12/20/2013 01:53 pm ET Updated Feb 19, 2014

9 Life Lessons From Dad

Peggie Walsh

If you love the movie A Christmas Story like I do, you'll recall Ralphie's dad telling him, "You can't get a gun, you'll shoot your eye out." And in fact, at the end of the movie, he almost does.

Didn't we all hear some sort of repeated phrase or time-worn expression from our parents? Every time I pick up a pair of scissors, I hear an echo in my ear: Whatever you do, don't run! Although my Dad passed away last year, I can still hear his voice. It conjures up a series of Dad-isms, or since his name was "Hank," I affectionately call them "Hank-isms." Hank, my ever-wise father, had a saying for every stupid move I made. At least it felt that way. Instead of the "told-ya-so" routine, he would whip out a time-honored adage in the form of a soft-toned proverb. So now, I will share them with you.

1. "A lazy man's load."
For example, let's say I have to pick up my toys from the living room and carry them upstairs to my bedroom. So, I'd pile them up in my arms, way too much to carry in one load and inevitably drop one or two of them. Maybe I'd even break the leg off my favorite toy horse. My father would say: "That's what happens when you take a lazy man's load!" Eventually, he would just say, "lazy man's load" and I knew what he meant: take two trips.

2. "The price of knowledge is constant review."
If I were to translate this one into an expression I hear today, it would be: "Use it or lose it!" When he got older, I turned the tables on him with this one. Every time he wanted to scan something, I had to show him how! I didn't' have the heart to say "Use it or lose it," but inside. I was smiling. I love it when that happens.

3. "Ten minutes early is five minutes late."
I think this one came from the military. Don't know why, but for some reason, if you didn't show up early enough, you may not have gotten enough food or socks. Hank was a stickler for being on time. When I would actually show up on time, he was shocked.

4. "Do it right or don't do it at all!"
Along with this goes the expression "A half-ass-job!" I really can't call my Dad a perfectionist. He wasn't. But he expected a person to do the job they said they were going to do. His attitude was, if you can't do it, admit it and let someone else do it. And that's OK!

5. "Never a lender or borrower be."
I think this one came from Shakespeare's Hamlet. Ironically, he at least knew how to borrow from the best! Actually, there were many instances with friends or family where this advice came in quite handy.

6. "Actions speak louder than words."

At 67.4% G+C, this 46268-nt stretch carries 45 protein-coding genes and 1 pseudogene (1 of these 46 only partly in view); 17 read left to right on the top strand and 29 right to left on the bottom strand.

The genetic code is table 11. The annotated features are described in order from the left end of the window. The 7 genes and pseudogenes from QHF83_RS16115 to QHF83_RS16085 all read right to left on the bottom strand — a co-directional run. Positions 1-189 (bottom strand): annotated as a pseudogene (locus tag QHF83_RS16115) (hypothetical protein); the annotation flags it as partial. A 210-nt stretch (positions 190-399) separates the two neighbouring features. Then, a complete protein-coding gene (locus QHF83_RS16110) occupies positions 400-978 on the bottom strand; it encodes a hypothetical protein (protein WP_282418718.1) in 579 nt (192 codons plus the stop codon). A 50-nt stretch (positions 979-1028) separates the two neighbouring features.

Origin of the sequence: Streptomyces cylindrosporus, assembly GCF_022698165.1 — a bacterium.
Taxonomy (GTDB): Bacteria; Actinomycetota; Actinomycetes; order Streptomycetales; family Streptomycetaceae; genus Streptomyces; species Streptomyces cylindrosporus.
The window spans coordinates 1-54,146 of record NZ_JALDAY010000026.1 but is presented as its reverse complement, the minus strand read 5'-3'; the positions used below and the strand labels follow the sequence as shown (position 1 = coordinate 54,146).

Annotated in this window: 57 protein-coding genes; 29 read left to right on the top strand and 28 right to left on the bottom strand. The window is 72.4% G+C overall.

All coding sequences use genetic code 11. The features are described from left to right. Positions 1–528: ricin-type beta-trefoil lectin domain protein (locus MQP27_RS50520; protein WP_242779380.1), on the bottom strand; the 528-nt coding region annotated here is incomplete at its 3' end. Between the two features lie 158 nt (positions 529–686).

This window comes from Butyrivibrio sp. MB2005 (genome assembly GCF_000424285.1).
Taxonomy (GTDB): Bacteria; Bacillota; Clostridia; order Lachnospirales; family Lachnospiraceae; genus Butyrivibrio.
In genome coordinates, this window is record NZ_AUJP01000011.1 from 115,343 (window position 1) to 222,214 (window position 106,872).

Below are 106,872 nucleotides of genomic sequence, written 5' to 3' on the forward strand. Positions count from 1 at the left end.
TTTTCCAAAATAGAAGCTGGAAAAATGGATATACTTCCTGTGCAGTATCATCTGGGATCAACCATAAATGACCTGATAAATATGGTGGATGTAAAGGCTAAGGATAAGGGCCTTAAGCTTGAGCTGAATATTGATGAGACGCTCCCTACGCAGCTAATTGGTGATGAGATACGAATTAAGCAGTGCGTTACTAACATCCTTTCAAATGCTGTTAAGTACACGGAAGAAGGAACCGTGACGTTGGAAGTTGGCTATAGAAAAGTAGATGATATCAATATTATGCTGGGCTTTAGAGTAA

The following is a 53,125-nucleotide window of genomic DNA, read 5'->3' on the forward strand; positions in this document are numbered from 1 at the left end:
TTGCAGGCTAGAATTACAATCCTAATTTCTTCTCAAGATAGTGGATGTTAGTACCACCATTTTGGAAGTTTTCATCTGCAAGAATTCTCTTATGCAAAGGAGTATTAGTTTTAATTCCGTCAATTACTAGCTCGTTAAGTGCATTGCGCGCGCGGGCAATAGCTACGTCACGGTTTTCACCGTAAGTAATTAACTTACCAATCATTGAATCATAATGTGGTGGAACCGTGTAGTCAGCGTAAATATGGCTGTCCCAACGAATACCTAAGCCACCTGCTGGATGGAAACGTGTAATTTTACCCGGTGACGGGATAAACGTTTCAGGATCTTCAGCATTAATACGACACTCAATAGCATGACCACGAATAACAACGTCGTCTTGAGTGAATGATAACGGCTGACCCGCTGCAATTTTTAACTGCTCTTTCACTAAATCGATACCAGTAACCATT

My Dad was never the kind of man that lived by the adage, "Do what I say, not what I do." He always set a very good example for me. He lived by his own "values" and never wavered. He was a quiet man. He may not have said "I love you" too often, but his actions, his warm eyes, his concern, communicated the depth of his love.

7. "People should be a little afraid of you, it keeps the crazy ones away."
Even though he had a very gruff voice and stern look that made many people afraid of him, he was really a softie. The rough exterior was a façade for the sensitive person inside. But he felt if you looked a little stern around the edges, you won't get so easily trampled on. Still good advice.

8. "Take responsibility for your actions."
My Dad would gently guide me as to what he felt was the best direction to go in as far as education or career. However in the end, he would preface it by saying, "This is only my opinion, you need to do what you have to do. And you need to take responsibility for your decision." Hard to swallow when you're only 10!

9. "Only you can take responsibility for your life."
That was one of the biggest life lessons I learned from my Dad. I wanted to go to a specific college and my Dad had a friend on the Board that told him he could "pull strings" to get me accepted. My Dad said no way and then told me, "If I did that, you would never feel as if you earned it on your own. You would always doubt yourself, your talent and your ability."

At first I was mad, "Why won't my Dad do this for me? Doesn't he love me and believe in be?" But as I got older I realized he did because he loved me and believed in me. Eventually, I got accepted into an even better college.

Today, I think we do a disservice to our children when every kid makes the team and no one gets a failing grade... heck, even teams don't win or lose. Will they ever really know if they have any talent? That's sad.

"Keep your word"
If my dad said yes, it was yes. If he said no, it was no. If he said he would be somewhere at a specific time, he would be there. Every time. Every single time. And if someone broke their word to him, that was it. You only got one chance. I think this was because of the Army, where people depended on each other for their lives. I don't know, I only know I could depend on him, and he never let him down.

I know my Dad's "Hank-isms" were a reflection of his values. They are deep within me, making me a better person.

So, when I curl up on the couch and watch A Christmas Story and Ralphie almost shoots his eye out, I'll think, He should have listened to his father. I'm glad I did. Thanks Dad. Merry Christmas everyone!

If you have any parental expressions you liked to share, I'd love to hear them in the comments below.